Byrne grants that have been drastically

reduced. DCJS told PEF

it would try to support

as many of those

positions as possible by

using money left over

from prior Byrne grants.

However, that might be

undercut by the faltering

state funding.

This is another issue PEF is trying to

address through labor-management and

by working with New York’s elected

representatives in Albany and

Washington.

Check it out

If you are looking for more details

about how the state and federal budget

cutting might affect your agency, you can

get much of that information online.

All of the state agencies’ approved

plans to cut spending are being posted by

the state Division of Budget as soon as

they are approved on its Web site at

www.budget.state.ny.us.

DOB has said it also will post

quarterly updates on how the agencies

are doing in meeting their goals.

www.pef.org The Communicator September 2008 — Page 9


Guidebook protects members at youth facilities

By DEBORAH A. MILES

Richard Graham, a PEF registered

nurse who works at the Capital District

Psychiatric Center (CDPC) in Albany, was

punched in the nose July 23 by a patient

who is a repeat assaulter.

The patient was arrested and taken to

jail August 1 for breaking his probation,

but initially got away with fracturing

Graham’s nose.

Because of PEF’s relationship with the

Albany County district attorney’s office,

which was spearheaded last year by PEF

Vice President Pat Baker, the union was

able to act quickly.

The incident happened when Graham,

who was on break, heard a ruckus and

walked into an area where a client was

literally throwing a clothes dryer and

threatening to kill a mental health therapy

aide (TA).

“The nurse administrator and charge

nurse were trying to talk him down, along

with some TAs. I stepped in. Then I made

the mistake of glancing at another

employee to get a signal, because the

patient was out-of-control and dangerous.

When I looked back, there was a fist

coming at me. There wasn’t enough time

to duck. He hit me squarely on the nose,”

Graham said.

After the patient was restrained,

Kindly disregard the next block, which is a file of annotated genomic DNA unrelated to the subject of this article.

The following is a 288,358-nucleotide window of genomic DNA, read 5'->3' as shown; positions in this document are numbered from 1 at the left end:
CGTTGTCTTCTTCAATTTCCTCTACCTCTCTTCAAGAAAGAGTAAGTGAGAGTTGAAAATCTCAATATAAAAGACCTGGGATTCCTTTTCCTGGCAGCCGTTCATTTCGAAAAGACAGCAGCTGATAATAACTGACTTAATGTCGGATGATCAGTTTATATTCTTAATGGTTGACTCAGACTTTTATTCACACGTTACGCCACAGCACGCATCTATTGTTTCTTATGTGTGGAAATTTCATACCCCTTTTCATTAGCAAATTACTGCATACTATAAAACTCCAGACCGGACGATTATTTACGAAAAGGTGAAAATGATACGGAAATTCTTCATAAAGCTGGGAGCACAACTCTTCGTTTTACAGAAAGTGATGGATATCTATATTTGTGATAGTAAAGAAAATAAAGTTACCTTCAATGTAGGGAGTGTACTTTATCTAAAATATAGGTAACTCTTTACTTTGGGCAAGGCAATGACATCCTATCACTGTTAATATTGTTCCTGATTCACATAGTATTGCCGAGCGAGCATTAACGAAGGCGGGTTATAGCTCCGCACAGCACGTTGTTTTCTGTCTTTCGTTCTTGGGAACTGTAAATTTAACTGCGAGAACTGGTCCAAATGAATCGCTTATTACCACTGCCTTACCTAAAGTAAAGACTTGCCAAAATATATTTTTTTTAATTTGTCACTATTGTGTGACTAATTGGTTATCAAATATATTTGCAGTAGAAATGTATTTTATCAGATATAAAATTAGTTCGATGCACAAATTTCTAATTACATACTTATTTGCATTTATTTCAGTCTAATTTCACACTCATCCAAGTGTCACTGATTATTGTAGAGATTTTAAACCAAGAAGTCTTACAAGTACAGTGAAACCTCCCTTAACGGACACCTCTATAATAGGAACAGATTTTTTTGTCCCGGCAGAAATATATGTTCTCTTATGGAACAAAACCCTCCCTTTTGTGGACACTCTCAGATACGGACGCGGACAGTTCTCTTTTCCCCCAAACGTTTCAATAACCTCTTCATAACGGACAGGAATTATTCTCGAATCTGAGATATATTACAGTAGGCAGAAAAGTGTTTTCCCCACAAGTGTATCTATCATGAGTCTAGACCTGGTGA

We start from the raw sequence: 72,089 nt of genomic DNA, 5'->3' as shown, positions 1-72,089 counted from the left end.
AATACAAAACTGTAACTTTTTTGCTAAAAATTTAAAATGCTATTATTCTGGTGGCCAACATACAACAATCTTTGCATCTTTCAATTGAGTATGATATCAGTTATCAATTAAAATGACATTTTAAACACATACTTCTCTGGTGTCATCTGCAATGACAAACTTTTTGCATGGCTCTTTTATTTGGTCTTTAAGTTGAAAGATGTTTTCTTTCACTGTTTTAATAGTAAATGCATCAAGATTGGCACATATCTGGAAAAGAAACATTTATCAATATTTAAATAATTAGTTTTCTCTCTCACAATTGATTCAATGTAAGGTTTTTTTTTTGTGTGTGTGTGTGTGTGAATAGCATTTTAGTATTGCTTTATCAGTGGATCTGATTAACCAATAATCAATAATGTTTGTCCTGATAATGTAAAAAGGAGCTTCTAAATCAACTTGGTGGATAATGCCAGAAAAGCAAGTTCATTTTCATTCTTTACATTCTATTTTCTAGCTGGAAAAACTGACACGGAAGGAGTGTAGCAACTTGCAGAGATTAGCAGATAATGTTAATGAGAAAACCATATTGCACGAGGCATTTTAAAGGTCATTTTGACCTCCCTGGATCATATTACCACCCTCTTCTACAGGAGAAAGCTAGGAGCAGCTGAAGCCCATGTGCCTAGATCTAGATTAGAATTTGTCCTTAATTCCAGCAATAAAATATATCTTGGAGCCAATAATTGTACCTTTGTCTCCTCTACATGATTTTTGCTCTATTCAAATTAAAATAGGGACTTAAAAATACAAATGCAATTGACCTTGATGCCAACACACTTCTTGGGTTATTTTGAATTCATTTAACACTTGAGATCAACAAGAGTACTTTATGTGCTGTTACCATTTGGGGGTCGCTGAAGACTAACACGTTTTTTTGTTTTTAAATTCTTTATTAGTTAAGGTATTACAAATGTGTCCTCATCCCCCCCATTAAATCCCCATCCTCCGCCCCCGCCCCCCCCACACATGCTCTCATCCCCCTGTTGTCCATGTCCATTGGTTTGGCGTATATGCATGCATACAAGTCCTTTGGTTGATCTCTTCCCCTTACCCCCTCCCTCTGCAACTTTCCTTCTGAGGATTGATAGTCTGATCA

Graham said, “Fortunately for me,

By DARCY WELLS

PEF has produced a Know Your Rights

guidebook for members at state

Office of Children and

Family Services (OCFS)

facilities who are assaulted

or falsely accused of child

abuse.

Know Your Rights is

being distributed at

membership meetings and is

available at all OCFS facilities.

“Victims of workplace

violence are often traumatized,”

said Sharon Merulla, PEF labor

management co-chair at OCFS.

“With the increased violence at

some OCFS facilities, it is

especially important the union

educate members on what to do

when they are attacked by a youth

or falsely charged with child

abuse.”

The booklet gives members a step-bystep

approach to seek medical treatment,

report the incident to law

enforcement, properly

document what happened,

navigate workers’

compensation, (if

necessary), and prevent

future assaults.

The booklet also

provides guidance for

investigations of child

abuse and

maltreatment reports,

which have been on

the rise

“It’s unfortunate

our members even

need the booklet,”

Merulla said.

“The fact is, OCFS

Commissioner Gladys Carrion is

pushing through her agenda of reform

without the input of the professionals who

work in the facilities. It’s giving kids the

PEF instrumental in aiding victim

Albany DA addresses assault on CDPC nurse

someone from ASAP (Assaulted Staff

Action Program) was on the scene. She

looked at me, saw me bleeding, and told

me to leave.”

Graham sought medical attention. A

physician also evaluated the patient who

made the assault.

“If the doctor had said this person was

experiencing a psychotic episode, I might

not have filed charges. It was determined

he was not psychotic at the time of the

assault,” Graham said.

Insult to injury

The CDPC safety department called the

Albany Police Department. To add insult to

injury, when the police arrived, Graham

said, “They were negative right from the

beginning. The first thing they said: ‘I hope

you know we are not taking this guy out of

here.’

“The officers didn’t ask any questions

about the blood on my shirt. They didn’t

ask to view the video that showed the

assault. There was a lack of investigative

quality on the officers’ part,” said Graham,

who also has a criminal justice degree.

“They wrote the incident up as a

violation, mere harassment.”

PEF steps in

After getting documentation that his

nose was broken, which is an assault

upper hand to manipulate the system and

file false claims,” Merulla said.

Her PEF labor-management co-chair